Three claimed a VoLTE victory this week, pipping rival networks to the post and launching a 4G Super-Voice service that will transmit a lower frequency spectrum. This spectrum is expected to enable signal to penetrate through buildings.
This should enable users to obtain signal in places where this was previously not possible, however as a compatible device is required to use this feature, it’s unlikely to cause waves of excitement amongst consumers. The new technology is expected to simply streamline 4G connections, not create an entirely new voice-calling experience.
Many companies and consumers have yet to make the leap to 4G but there’s already talk of a better, faster service as well as plans to commercialise a 5G network by 2020. Innovations in new technology are vital to mobile, however, for the consumers suffering from coverage not spots, the more interesting prospect is whether it will work. If VoLTE and 800MHz spectrum gives the results Three claim it will, it might make the prospect of 5G more exciting.
Digital natives are an important target audience in the mobile industry. Companies are keen to direct their marketing and products to young millennials, but how much difference are they making to mobile? The entrance of Generation Y into the workforce means that attitudes are changing. According to Active Business Comms, this could be the push needed to bring about convergence between IT and telecoms.
Changing demographics seem to have had an effect on a number of other industries and so there is no reason why the same cannot be done for mobile. Generation Y bring with them new expectations on an employer, as well as a new way of thinking when it comes to technology.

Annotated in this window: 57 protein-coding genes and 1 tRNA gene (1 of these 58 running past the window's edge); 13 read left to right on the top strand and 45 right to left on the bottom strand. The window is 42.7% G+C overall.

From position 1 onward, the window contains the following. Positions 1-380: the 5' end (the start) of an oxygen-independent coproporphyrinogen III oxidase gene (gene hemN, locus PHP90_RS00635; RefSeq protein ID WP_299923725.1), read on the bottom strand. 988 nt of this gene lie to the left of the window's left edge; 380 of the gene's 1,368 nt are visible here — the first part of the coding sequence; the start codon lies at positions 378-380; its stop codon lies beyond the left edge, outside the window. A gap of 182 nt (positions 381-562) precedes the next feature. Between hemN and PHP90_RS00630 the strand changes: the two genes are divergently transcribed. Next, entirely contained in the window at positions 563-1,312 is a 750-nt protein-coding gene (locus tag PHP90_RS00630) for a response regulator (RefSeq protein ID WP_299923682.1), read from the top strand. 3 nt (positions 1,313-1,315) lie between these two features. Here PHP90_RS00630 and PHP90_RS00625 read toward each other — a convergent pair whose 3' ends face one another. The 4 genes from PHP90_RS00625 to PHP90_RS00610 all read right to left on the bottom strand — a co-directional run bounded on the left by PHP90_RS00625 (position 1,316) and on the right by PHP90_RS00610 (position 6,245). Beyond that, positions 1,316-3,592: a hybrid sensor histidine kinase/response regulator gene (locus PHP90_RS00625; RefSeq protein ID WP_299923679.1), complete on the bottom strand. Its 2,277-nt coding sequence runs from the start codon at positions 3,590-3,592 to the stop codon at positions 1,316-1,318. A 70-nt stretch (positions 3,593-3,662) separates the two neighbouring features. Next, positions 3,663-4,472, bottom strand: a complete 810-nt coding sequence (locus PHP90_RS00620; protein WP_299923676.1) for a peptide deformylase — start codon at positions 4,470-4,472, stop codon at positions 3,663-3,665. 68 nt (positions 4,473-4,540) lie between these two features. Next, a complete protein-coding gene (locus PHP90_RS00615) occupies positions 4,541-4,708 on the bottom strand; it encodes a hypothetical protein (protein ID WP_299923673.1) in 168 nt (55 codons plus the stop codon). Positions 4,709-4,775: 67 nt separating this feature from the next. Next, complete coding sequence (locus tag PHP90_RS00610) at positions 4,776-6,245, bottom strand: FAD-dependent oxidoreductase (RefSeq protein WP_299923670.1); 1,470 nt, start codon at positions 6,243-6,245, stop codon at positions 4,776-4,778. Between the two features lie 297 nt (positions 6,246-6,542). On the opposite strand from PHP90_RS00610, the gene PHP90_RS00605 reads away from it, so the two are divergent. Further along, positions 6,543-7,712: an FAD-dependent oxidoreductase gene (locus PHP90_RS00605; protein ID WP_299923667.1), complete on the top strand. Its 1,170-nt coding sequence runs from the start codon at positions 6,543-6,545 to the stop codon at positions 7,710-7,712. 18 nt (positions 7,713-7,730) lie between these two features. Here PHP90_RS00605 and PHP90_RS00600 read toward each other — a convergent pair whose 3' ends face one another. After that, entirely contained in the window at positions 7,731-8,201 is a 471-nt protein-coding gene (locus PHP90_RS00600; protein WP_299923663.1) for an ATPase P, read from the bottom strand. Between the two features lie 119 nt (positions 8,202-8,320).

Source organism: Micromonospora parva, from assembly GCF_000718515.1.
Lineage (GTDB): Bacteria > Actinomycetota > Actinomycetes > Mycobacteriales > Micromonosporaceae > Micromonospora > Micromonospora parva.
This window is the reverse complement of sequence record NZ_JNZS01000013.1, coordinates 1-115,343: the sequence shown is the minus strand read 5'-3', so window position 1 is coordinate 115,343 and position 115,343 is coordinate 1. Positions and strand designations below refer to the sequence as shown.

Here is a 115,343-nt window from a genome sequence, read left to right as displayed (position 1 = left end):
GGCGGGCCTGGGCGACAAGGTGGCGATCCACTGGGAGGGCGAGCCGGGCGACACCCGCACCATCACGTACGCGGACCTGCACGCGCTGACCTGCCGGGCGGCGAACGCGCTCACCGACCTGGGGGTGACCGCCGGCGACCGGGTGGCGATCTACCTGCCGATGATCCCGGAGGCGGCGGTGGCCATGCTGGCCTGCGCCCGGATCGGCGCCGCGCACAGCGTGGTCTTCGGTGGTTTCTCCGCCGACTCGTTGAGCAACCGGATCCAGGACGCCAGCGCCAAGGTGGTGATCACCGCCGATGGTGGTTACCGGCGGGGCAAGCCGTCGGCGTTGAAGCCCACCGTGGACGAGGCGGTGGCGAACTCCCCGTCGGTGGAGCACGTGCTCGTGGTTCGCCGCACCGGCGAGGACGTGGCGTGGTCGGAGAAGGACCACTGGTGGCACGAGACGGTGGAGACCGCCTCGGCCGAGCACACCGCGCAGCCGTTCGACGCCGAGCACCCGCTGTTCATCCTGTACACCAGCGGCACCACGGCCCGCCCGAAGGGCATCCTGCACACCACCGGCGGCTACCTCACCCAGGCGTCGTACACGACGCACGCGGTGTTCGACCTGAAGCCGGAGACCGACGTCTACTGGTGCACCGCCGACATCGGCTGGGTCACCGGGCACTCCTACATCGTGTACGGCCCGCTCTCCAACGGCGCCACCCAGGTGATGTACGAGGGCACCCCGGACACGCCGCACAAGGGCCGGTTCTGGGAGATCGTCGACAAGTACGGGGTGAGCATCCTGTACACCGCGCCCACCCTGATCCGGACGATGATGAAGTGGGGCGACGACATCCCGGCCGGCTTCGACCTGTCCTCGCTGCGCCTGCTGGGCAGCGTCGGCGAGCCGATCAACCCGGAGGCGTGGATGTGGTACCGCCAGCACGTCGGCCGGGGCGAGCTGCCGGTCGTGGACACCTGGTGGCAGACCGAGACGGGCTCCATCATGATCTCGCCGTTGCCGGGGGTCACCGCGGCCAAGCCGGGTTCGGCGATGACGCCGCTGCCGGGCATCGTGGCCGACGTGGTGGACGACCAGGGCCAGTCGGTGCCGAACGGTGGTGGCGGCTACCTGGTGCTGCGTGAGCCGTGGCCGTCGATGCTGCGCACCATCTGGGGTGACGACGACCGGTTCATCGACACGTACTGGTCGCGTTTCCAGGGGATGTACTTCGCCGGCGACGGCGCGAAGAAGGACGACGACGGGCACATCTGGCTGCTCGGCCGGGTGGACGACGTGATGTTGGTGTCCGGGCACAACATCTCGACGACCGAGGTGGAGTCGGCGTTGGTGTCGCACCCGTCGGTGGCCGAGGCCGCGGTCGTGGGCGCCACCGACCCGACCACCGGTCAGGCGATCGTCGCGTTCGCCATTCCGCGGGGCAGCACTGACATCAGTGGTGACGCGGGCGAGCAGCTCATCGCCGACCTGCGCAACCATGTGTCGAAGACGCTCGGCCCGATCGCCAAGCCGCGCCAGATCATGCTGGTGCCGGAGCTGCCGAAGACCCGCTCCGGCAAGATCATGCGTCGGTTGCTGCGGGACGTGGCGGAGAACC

The integration of IT and telecoms systems is a topic much discussed about but there hasn’t been much progress in terms of implementing convergence. Perhaps the tide is about to change as Generation Y start to make waves.
This week Apple revealed plans to unlock the potential of enterprise by partnering with IBM. While the tech giant already has a presence in this market, it is now looking to enable employees to use their Apple devices for enterprise-related tasks as well as for personal use.
Apple is well known for dominating the consumer sphere and its push into enterprise could be worrying for the b2b sector as its brand popularity might see it edge rivals out of the market. Companies such as Blackberry and Microsoft have done well within the enterprise space, with the latter’s Lumia’s smartphone’s particularly popular.
However, Apple could be able to change all this by enabling iPhones for enterprise use. Although the US tech giant may not be the ‘go to’ brand when it comes to business, IBM is and its support could see the iPhone become the hot commodity in the enterprise arena.